We catch up with the recently-concluded Regional Qualifiers for the SEA region ahead of The International 11.
Although South-East Asia has historically been one of the weakest regions in the world of competitive Dota 2, the region boasts a massive community of Dota lovers and a number of excellent teams. Although no SEA team has as yet won The International, they have come closer than teams from some other regions, and can hold their own against the best teams in the world.
This year’s Dota Pro Circuit rankings saw two teams — BOOM Esports and Fnatic — receive automatic invites to Valve’s flagship tournament, with the latter squeezing through on what was little more than a technicality. A further 14 teams were invited to the Regional Qualifiers, but SMG were disqualified shortly before as they had been unable to register their full squad before the proceedings began.
The thirteen teams were sorted into Double-Elimination Brackets based on their DPC seeds, and duked things out over the last 5 days. Talon Esports emerged victorious while T1 and Polaris will get to take part in the Last Chance Qualifiers. Without any further ado, let’s take a look at how things went.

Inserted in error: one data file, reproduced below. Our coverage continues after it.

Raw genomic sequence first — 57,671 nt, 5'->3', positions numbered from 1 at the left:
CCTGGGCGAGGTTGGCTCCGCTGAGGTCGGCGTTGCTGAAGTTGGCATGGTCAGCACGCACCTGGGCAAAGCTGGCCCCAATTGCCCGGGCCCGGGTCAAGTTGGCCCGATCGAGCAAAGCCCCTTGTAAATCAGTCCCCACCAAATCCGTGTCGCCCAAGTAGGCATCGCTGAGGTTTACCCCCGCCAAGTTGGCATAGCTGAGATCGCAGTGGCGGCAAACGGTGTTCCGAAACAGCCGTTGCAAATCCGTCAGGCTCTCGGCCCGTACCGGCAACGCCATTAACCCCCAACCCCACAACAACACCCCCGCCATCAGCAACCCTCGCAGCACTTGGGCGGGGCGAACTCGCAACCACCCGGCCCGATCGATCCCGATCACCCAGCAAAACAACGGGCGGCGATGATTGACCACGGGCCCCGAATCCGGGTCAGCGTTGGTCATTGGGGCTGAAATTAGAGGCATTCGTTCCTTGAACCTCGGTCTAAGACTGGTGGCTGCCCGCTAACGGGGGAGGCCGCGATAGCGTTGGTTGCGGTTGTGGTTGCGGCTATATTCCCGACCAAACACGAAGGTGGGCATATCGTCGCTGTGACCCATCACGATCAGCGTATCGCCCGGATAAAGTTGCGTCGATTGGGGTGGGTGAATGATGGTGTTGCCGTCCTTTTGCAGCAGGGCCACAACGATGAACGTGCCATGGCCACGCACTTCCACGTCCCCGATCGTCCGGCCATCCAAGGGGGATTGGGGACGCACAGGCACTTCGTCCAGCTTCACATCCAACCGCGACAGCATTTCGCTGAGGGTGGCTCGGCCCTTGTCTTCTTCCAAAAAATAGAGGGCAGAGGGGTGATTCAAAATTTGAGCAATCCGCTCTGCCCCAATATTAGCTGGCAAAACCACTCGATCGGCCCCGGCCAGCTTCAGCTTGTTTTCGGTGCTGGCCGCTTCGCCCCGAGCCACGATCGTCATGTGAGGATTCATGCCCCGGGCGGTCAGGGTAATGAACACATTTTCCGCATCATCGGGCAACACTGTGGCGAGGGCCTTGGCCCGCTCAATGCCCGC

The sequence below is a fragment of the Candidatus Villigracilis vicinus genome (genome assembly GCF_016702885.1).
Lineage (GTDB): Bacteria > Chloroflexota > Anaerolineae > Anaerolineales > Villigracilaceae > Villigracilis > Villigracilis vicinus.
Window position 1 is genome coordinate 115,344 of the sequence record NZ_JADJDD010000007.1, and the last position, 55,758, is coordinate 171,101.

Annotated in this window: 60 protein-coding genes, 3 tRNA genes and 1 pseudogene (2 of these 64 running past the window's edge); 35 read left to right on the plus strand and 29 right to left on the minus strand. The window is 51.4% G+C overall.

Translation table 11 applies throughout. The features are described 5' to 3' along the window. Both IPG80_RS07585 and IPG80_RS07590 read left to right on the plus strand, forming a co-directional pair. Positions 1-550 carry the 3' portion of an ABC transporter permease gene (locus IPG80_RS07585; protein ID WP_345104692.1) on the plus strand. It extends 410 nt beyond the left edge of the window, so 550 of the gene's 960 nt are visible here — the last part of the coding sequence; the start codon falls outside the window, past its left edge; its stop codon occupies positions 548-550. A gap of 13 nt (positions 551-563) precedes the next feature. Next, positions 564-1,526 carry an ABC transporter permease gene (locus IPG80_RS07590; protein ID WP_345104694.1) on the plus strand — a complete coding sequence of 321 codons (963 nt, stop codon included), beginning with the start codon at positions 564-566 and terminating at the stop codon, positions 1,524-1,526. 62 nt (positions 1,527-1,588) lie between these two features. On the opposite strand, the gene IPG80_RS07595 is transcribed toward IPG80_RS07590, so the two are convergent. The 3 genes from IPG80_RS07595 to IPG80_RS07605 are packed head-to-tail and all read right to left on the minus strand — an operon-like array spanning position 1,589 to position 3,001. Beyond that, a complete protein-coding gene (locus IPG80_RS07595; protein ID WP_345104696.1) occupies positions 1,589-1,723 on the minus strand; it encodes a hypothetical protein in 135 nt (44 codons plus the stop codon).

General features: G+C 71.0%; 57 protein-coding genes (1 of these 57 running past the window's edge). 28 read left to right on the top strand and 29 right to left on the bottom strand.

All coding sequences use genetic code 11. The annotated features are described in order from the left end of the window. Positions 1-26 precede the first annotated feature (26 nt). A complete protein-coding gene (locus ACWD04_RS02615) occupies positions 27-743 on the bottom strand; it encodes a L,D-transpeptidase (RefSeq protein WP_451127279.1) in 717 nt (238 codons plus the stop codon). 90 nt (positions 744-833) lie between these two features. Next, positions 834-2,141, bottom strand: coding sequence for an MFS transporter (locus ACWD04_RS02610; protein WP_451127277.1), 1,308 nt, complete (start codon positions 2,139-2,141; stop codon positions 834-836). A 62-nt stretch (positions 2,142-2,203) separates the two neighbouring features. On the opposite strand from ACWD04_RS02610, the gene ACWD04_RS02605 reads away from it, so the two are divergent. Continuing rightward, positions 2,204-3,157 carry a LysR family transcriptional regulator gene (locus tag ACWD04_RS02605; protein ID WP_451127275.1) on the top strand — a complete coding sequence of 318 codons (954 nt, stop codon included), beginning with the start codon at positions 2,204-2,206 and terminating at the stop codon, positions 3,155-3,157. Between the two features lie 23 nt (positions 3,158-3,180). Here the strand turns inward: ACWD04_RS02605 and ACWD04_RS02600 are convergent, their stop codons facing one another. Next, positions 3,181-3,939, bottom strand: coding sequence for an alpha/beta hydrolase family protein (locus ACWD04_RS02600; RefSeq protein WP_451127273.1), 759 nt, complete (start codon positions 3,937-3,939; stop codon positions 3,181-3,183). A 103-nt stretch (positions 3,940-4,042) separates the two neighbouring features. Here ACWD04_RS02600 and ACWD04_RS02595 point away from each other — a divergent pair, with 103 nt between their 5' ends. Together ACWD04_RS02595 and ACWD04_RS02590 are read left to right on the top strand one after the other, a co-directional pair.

In our first year, from open qualifiers to TI, thank you for all the support you've given us thus far.
— TALON (@Talon_esports) September 17, 2022
Eight teams began their journey in the Upper Bracket – 6 from Division 1 and the two top teams from Division 2. The first match featured Talon Esports and Lilgun, with the former having no real trouble against the Division 2 side and beating them 2-0. The next match saw Nigma Galaxy SEA get owned 2-0 by eventual Lower Bracket finalists Polaris Esports, who took less than 40 minutes to beat them each time.